While Korea may lead the trend space in beauty for western Asia, is that the case in Eastern Asia? Do Korean beauty trends impact the Japanese and Chinese markets as well? One might assume so, but this is not necessarily the case.
According to Songyang Liao, friend and former colleague and formerly with an international brand design firm in China and a current student in the Graduate School of Fine Arts - Color psychology, Joshibi University of Art and Design, Japan, and Chinese native who has always been an incredible resource when it comes to tracking beauty trends in Asia, there are many differences in trends.
Japan and Korea – Leaders in Skincare
Beauty consumers are constantly striving for a more youthful appearance. The US and European beauty marketers frequently turn to Japan and Korea for leading edge product innovation in the skincare space. The Japanese consumer exported the skincare regimen but the Koreans took it to a new level and made it a global phenomenon. Both the Japanese and the Korean consumer are on an eternal quest for flawless skin and a youthful look, so this naturally puts these markets in the lead for constantly generating new products to meet the addiction. While there are clear differences between the consumers and what trends they embrace, these markets mutually benefit from reciprocal influences and close proximity to the consumer giant, China.
What’s the Difference?
There are differences in the desired skin appearance and how makeup helps deliver the façade between the Japanese and Korean consumer. The Japanese consumer seeks perfection in skin texture, total skin quality improvement resulting in a pore-less, translucent, flawless complexion. Makeup is used to enhance self-confidence and achieve this ideal look (less can be more). The Korean consumer is looking for a glow and illumination which deliver the impression of youthful radiance. Makeup is used to create that look (highlighting for skin).
Japan is becoming the leader in developing revolutionary anti-aging skincare to cater to an aging population.
One of the attributes that is most favored by Chinese and Japanese women alike is pale skin. The Japanese have devised all sorts of treatments that achieve this effect for the consumer – not just topical application. Ingesting Vitamin C is believed to have a whitening effect for skin. There is a trend in Japan for skincare brands to sell ingestible supplements and topical treatments together. The skincare products are topical, so the supplement works within your body, and are taken with the skincare treatment.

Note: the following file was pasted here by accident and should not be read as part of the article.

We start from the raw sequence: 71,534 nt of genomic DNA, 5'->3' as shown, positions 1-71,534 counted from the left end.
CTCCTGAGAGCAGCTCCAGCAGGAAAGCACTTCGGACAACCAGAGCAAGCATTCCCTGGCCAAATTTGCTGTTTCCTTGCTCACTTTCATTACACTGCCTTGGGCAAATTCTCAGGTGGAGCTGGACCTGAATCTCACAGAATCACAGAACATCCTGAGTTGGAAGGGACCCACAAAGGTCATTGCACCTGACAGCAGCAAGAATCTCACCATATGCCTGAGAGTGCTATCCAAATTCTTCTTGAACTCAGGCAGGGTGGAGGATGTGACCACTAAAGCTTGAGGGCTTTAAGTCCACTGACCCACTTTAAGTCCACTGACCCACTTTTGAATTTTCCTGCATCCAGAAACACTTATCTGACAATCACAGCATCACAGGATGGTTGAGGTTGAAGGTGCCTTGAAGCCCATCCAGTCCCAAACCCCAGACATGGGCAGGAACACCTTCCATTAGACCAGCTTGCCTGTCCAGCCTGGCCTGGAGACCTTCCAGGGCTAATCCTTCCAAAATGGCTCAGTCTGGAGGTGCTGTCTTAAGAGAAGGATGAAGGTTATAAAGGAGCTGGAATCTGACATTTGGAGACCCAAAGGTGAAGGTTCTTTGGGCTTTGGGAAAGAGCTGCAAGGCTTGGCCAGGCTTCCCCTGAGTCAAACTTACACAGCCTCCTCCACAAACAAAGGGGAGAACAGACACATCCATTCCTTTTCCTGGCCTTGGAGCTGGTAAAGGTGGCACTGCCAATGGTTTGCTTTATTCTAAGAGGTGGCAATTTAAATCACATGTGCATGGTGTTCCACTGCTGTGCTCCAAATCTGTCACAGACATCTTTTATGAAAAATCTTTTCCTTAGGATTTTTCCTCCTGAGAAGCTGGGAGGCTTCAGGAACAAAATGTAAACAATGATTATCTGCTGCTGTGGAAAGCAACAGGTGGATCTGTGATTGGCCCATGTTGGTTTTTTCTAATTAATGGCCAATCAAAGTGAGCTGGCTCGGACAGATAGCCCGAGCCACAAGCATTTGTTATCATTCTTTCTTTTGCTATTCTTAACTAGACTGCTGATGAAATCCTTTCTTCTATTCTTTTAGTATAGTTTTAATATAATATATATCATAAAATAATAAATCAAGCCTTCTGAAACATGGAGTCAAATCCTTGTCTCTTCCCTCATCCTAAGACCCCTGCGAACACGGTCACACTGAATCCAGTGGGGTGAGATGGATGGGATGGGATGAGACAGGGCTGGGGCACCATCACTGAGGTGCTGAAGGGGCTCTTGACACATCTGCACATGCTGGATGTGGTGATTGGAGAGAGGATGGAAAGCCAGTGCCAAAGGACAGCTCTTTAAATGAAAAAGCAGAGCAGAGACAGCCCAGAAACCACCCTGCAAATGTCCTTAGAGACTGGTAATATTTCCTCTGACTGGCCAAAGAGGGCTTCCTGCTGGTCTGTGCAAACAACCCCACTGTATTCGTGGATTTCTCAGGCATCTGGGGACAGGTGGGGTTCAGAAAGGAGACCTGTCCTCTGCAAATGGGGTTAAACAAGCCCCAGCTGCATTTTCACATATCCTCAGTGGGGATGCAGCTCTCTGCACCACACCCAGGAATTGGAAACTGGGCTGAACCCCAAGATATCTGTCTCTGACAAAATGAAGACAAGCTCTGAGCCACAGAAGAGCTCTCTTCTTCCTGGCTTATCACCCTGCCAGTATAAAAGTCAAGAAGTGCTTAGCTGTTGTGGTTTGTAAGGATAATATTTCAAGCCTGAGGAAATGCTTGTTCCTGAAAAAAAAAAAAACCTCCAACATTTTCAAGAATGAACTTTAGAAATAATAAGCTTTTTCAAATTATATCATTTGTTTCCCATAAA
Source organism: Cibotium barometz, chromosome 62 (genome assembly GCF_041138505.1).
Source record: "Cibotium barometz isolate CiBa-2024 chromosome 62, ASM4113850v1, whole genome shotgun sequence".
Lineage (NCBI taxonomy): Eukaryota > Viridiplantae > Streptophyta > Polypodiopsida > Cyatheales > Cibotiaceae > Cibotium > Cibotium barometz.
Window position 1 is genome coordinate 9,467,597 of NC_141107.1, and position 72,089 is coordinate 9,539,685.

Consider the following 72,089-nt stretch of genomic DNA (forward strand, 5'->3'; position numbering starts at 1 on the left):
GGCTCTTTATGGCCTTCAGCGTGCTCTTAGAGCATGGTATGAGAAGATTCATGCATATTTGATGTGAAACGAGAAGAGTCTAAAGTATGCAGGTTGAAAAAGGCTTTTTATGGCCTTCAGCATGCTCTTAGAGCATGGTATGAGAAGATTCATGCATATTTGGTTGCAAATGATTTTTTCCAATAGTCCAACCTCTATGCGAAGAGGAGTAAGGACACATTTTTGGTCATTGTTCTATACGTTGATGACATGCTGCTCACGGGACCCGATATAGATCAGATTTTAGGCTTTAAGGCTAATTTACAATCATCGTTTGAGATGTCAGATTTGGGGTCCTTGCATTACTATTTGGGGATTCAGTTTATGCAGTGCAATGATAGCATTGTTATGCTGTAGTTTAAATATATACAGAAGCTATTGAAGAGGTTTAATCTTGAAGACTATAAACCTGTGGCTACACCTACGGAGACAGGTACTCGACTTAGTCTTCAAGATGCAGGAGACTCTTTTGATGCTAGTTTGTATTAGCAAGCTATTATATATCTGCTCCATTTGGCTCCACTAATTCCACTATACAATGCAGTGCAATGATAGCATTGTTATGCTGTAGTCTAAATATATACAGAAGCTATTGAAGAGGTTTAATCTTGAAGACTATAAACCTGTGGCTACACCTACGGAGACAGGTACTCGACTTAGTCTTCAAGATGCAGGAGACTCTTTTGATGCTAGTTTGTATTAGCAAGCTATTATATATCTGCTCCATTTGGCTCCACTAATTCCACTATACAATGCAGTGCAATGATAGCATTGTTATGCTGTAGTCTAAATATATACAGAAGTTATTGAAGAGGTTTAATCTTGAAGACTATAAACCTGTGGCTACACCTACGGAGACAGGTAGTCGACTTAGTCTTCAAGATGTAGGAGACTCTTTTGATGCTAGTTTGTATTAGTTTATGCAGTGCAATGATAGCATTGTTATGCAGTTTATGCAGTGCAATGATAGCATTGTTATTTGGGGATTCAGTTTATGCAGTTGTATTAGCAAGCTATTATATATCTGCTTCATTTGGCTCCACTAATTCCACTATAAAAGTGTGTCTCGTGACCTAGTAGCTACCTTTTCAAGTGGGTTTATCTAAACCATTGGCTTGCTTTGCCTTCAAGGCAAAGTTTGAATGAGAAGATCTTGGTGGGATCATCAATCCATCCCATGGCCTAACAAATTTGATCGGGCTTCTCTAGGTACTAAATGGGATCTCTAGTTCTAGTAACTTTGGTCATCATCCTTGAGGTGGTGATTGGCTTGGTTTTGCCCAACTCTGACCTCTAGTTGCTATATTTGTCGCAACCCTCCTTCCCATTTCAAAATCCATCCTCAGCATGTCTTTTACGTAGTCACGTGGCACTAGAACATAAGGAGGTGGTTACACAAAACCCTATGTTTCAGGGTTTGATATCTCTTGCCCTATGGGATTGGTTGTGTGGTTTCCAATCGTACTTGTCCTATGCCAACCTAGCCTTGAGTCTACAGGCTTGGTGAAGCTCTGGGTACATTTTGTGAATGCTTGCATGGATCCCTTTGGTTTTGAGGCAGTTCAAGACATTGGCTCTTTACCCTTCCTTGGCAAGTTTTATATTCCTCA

Examples include Lipo-type C from POLA: vitamin C and other 10 types of vitamins, Ceramide.
Besides skincare products and supplements, whitening injections and whitening drips have also become popular. By injection, the whitening effect is very obvious and has limited side effects. And the price is also affordable for the consumer.
Korea, on the other hand, is motivated by the 30-something consumer, her desire to have the look of youth, and by the demand of the Chinese market.
Korea is famous for generating makeup trends such as the ombre lip – known as the “bitten” lip in China. The inspiration comes from when you’re standing out in the cold wind and then you bite your lips. The red part in the middle of the lips resembles being bitten by your teeth, which shows the delicate and youthful actions and look of a girl. It became popular in China in 2013 because of the Korean TV series “I miss you”. The actress Yoon Eun-hye wore the bitten lips. And bitten lips suddenly became well known. The lipsticks Yoon Eun-hye used were out of stock for months. The color of the lipstick was dubbed the “miss you color”.
The “bitten” lip look is in such demand that Maybelline has introduced a single lipstick that can achieve this look. It has three layers of color, allowing the consumer to just produce the gradient directly instead of drawing with a brush.
How the Markets Manifest
Japanese skincare trends and Korean regimens (the Japanese invented the regimen, the Koreans took it to the next level) are infiltrating the USA and Western Europe quickly, thanks the to the Internet. There are websites such as webichi.com which specialize in Japanese skincare and brands such as Tatcha which have become mainstream in the USA. Korean products are featured on the highly trafficked peachandlily.com, as well as sokoglam.com. Chinese consumers probably have the quickest access to new products from these countries as some of them launch simultaneously in that highly populated beauty market.